Virtual reality: A 3-D, computer-simulated space, viewed through a headset, that users can interact with as though they’re actually there. It might sound too futuristic for the industry, but some hotel companies are already harnessing the power of this up-and-coming technology to wow investors and train employees. It is still a niche product, but experts in the field like Will Smith, CEO of FOO VR, suspect that in the next two to three years, virtual reality will skyrocket.
There are tens of thousands of headsets on the market, but that will change as virtual reality becomes more mainstream. Carlson Rezidor is one hotel company leading the charge, showcasing Radisson Blu’s designs via virtual reality. In demonstrating the DNA of its BluPrint design program to owners, developers, and investors, the hotel company uses the technology to mock-up property designs. Computer graphic imagery allows the team to view different properties and rooms without ever stepping outside the office.
“The mock-up room phase can be a fairly expensive process,” says Rose Anderson, vice president of branding for Radisson Blu. “For example, if you put a wallcovering on one of the walls and then you see it in context with the room and you realize that it doesn’t work, you just lost time and money. If you can do those steps in a virtual world, which is what we’ve been doing for BluPrint, you can cut out a lot of that phasing. That way, when you actually build your mock-up room, from a design standpoint you are 99.9 percent there.”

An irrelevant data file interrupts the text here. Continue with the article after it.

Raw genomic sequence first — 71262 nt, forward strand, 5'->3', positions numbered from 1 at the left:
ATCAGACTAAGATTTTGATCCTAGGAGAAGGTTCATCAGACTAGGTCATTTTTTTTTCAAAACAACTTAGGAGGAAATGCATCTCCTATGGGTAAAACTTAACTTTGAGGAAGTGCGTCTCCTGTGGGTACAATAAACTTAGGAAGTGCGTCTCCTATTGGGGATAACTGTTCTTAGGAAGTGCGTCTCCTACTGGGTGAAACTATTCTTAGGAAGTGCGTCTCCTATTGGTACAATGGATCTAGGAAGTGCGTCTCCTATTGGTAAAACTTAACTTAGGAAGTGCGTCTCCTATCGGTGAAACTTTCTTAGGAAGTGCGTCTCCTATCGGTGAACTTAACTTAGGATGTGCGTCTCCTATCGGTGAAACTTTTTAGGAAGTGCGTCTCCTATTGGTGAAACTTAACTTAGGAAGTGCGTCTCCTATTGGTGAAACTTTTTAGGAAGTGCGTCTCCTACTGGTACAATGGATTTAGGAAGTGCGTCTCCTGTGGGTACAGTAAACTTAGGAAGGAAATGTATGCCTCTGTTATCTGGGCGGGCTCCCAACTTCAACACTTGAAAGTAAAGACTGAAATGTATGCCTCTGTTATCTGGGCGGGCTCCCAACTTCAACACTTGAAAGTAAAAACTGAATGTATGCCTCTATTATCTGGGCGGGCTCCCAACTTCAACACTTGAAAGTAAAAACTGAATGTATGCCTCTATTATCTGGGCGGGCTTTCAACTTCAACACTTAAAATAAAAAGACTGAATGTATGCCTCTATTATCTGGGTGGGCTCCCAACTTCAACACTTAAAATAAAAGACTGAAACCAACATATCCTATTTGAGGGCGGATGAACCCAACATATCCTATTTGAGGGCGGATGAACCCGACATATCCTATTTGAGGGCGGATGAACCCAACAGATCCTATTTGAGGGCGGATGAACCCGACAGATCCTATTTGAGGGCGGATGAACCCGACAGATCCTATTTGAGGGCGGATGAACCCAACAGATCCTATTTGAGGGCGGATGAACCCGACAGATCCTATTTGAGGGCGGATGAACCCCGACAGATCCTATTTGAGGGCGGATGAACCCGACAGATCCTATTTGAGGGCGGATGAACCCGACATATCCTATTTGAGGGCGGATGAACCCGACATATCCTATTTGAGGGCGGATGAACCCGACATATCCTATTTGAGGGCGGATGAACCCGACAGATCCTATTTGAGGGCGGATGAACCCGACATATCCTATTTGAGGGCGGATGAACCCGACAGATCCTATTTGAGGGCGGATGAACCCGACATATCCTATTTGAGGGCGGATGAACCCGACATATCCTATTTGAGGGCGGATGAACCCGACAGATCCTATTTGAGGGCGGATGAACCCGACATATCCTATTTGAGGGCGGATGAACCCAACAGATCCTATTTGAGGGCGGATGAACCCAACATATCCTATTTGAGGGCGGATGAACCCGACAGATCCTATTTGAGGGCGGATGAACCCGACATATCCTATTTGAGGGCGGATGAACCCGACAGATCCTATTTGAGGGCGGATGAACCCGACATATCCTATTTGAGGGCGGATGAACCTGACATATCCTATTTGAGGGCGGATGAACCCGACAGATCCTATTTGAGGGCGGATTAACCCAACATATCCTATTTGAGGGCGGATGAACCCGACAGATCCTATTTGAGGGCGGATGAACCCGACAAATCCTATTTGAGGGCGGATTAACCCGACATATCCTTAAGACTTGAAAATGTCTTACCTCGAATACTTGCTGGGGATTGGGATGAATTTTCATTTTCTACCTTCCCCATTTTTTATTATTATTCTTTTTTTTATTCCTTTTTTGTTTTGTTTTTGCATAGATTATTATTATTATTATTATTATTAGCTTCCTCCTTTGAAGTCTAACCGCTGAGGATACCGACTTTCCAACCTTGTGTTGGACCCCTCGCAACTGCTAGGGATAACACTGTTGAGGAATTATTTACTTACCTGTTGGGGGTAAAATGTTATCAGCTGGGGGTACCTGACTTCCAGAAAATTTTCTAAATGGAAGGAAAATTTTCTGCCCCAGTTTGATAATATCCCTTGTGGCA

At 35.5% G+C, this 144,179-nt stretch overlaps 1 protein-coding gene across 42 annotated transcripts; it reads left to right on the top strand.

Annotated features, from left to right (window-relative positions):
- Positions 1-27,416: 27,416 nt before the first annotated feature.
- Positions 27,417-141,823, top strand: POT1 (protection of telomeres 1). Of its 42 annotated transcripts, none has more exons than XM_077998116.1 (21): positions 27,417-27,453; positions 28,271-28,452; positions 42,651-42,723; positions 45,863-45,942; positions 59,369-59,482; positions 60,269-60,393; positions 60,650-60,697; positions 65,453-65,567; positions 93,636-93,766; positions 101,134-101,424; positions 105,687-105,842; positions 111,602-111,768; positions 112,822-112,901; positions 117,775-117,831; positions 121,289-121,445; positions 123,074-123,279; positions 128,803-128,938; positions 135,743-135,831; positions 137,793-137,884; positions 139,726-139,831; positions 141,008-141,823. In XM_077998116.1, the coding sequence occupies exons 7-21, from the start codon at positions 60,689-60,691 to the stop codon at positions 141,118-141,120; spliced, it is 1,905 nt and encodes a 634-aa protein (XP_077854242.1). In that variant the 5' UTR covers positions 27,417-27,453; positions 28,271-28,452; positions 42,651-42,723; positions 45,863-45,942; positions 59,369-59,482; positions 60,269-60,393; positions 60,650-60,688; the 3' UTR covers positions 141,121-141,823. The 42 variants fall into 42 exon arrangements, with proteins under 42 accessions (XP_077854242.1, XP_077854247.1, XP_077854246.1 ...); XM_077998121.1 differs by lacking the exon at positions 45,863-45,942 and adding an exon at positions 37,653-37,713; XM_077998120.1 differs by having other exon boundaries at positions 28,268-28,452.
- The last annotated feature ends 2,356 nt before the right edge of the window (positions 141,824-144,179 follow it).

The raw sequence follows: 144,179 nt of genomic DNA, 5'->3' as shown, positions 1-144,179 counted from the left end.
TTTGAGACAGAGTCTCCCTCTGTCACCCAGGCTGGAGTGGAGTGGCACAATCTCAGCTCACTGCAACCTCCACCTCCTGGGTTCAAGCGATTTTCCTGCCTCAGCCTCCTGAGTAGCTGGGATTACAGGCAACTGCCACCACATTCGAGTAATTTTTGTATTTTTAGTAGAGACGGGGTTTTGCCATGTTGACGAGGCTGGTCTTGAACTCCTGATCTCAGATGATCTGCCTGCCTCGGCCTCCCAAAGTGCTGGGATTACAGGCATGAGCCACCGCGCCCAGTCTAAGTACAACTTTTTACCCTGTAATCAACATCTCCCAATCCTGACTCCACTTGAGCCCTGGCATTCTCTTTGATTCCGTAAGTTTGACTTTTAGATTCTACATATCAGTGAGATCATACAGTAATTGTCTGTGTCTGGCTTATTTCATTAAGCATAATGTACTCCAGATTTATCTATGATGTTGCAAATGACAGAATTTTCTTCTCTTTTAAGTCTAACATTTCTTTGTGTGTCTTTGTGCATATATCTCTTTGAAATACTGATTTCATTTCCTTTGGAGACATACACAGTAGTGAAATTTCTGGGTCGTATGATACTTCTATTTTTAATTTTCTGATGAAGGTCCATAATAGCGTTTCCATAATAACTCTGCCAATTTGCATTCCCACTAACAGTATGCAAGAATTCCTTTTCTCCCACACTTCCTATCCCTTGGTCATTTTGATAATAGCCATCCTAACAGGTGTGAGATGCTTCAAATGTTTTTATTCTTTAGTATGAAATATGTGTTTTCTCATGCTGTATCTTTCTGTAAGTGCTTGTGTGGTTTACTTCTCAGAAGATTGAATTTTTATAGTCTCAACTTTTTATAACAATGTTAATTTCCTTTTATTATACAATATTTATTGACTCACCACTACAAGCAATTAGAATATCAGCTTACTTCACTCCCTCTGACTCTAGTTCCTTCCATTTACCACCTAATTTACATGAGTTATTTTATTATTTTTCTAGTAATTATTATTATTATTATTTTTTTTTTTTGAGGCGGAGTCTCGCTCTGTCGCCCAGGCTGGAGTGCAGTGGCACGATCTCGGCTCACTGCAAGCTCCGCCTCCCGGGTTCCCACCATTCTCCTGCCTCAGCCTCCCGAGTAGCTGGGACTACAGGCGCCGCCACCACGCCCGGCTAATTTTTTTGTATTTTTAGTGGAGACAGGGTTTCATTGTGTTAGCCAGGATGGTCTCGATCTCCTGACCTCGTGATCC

Best Western also offers a virtual reality experience, through which travelers can take 360-degree virtual tours of its properties. In addition, the company is using the technology to train frontline associates, by simulating a full day of customer interaction. “We partnered with a company that created an avatar so we can practice customer service in a real-world environment,” explains Ron Pohl, senior vice president of brand management for Best Western. The virtual character reacts not only to typed words, but also uses facial recognition to monitor appropriate responses to different scenarios. “If the customer in a role-play situation is complaining and you smile, it responds with, ‘I’m glad you think this is funny.’”